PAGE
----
An MA by Research in Applied Linguistics gives you the chance to pursue a project inspired entirely by your own particular interests in Applied Linguistics. The qualification would be a good preparation for proceeding to doctoral work. Alternatively, the proven ability to conduct independent research in Applied Linguistics will boost employment prospects in the area of English language teaching, but also outside academia (for example, in the media, publishing, the Civil Service, or education).
As a student of the Applied Linguistics programme you will be closely supervised by two experienced academics in your field. Typically, you will meet them fortnightly in the first term and at regular intervals thereafter. Meetings are logged and goals agreed each time. All research students in Applied Linguistics are required to attend skills and training courses at College and Institutional level. They give presentations to other research students and staff at departmental seminars and the annual departmental postgraduate symposium in June and the College of Arts and Humanities conference in October. MA by Research in Applied Linguistics typically last from one year (full-time study) to two years (part-time study).
About 70 of the postgraduates currently studying at Swansea University’s Department of English Language and Literature [ELL] are researchers working on an MA, MPhil or PhD thesis. Each is supervised by two members of staff, 60% of whose own research publications were rated ‘internationally excellent’ or ‘world-leading’ in the 2008 REF exercise. We supervise interdisciplinary projects as well as traditional areas of the discipline - in language studies, creative writing, literature (from medieval to the present) and critical and cultural theory. If you have an idea for a research project in Applied Linguistics, do get in touch and discuss it with us informally before applying.
Postgraduates often join a research centre, e.g. the Centre for Research into Gender and Culture (GENCAS) or the Centre for Research into Welsh Writing in English (CREW) where they work alongside other students and staff in dedicated research rooms. As a student of the Applied Linguistics programme you will present your work in the friendly environment of our Research Institute’s annual postgraduate conference, ELL’s fortnightly research seminars, and the monthly workshop of the Creative Writing Programme. Our research environment was judged 100% ‘internationally excellent’ by the 2008 REF, and research students help staff organise a lively programme of conferences, readings and performances on campus and in the city’s arts centres. As well as being inducted into academic research and dissemination, doctoral students have the opportunity to undertake undergraduate teaching to prepare them for an academic career. We provide study stations with computers and postgraduate common-rooms, research training and the services of a research officer and subject librarian.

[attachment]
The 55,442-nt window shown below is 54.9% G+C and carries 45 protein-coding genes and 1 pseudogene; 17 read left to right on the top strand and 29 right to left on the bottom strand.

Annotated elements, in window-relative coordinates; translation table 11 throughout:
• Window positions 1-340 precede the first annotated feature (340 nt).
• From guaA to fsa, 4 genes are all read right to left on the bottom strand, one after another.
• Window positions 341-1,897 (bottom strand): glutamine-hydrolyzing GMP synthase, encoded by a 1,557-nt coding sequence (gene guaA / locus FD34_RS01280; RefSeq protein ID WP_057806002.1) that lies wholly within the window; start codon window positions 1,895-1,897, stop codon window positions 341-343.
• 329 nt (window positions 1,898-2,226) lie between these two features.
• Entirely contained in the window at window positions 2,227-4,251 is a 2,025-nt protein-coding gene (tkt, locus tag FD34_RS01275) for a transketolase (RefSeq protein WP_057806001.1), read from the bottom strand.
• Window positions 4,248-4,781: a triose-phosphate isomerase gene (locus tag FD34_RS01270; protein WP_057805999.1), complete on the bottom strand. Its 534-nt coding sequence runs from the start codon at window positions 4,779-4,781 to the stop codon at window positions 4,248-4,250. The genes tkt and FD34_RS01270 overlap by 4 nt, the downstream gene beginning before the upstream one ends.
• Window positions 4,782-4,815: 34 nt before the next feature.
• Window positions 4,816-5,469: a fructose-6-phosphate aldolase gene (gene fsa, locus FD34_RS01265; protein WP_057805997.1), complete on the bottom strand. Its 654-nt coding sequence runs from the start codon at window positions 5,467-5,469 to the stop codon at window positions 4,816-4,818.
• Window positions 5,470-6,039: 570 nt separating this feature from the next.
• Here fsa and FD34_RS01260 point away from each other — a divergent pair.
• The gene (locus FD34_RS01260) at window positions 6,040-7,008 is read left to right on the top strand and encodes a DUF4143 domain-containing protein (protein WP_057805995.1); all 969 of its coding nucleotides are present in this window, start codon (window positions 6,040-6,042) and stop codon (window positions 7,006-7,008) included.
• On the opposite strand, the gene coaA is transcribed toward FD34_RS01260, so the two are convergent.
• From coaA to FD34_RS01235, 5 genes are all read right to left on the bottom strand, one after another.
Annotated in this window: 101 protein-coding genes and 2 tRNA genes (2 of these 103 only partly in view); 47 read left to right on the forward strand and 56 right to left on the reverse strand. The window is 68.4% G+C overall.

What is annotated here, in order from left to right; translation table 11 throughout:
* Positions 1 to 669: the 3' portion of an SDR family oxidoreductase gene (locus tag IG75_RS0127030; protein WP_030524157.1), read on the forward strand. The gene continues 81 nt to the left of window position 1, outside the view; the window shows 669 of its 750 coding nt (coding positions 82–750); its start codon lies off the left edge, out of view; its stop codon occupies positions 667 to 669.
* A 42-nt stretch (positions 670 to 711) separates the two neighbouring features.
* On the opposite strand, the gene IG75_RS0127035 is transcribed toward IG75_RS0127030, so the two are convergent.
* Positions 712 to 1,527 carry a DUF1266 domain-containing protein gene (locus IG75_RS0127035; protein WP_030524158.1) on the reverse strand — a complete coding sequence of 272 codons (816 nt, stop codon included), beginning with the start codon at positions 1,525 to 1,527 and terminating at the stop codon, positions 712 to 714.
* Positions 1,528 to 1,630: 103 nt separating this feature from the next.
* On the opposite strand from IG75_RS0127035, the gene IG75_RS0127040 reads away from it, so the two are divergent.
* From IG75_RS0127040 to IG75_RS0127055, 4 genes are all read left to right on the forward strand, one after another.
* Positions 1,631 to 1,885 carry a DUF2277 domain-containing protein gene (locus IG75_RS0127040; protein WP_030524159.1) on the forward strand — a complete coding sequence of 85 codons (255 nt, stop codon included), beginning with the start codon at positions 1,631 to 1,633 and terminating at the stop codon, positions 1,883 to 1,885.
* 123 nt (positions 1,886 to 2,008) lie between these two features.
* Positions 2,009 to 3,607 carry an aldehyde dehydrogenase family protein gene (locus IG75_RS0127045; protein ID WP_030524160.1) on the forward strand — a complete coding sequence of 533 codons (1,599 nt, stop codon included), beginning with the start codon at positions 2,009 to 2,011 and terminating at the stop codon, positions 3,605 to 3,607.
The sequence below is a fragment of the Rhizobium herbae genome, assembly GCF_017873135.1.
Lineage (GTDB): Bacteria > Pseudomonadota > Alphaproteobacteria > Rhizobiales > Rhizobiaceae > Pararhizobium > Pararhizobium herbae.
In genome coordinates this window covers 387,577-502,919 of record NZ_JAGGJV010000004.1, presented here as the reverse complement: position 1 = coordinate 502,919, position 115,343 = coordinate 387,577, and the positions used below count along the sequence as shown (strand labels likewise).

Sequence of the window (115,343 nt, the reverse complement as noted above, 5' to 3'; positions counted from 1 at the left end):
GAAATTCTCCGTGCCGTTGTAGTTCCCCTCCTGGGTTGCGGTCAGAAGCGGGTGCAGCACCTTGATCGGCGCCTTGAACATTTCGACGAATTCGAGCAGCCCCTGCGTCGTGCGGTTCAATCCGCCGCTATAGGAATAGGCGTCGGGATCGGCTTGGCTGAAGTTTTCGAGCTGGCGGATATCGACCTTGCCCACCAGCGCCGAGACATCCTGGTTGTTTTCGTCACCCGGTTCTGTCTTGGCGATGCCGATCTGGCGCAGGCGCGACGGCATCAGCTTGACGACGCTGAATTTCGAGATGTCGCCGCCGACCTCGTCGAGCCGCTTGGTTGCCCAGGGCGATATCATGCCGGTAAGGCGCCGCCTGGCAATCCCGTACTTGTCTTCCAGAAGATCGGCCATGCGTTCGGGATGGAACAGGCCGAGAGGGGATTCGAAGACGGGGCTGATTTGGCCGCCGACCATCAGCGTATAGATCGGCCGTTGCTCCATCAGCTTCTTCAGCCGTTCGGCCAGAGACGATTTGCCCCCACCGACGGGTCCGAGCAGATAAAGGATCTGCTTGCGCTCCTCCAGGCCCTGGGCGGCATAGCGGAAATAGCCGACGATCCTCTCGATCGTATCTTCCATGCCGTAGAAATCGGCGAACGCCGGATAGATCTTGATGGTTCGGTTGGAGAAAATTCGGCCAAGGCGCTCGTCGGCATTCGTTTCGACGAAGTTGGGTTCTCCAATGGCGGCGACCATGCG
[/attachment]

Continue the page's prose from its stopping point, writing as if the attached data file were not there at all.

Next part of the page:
What the Research Excellence Framework 2014 had to say about Postgraduate research in the Swansea Department of English Language and Literature …
The environment in the Department is conducive to producing research of mostly at least internationally excellent and at its best world-leading quality’…
‘Arrangements for postgraduates were deemed of world-leading quality’
‘There is clear evidence of the development of a research culture into which research students are fully integrated’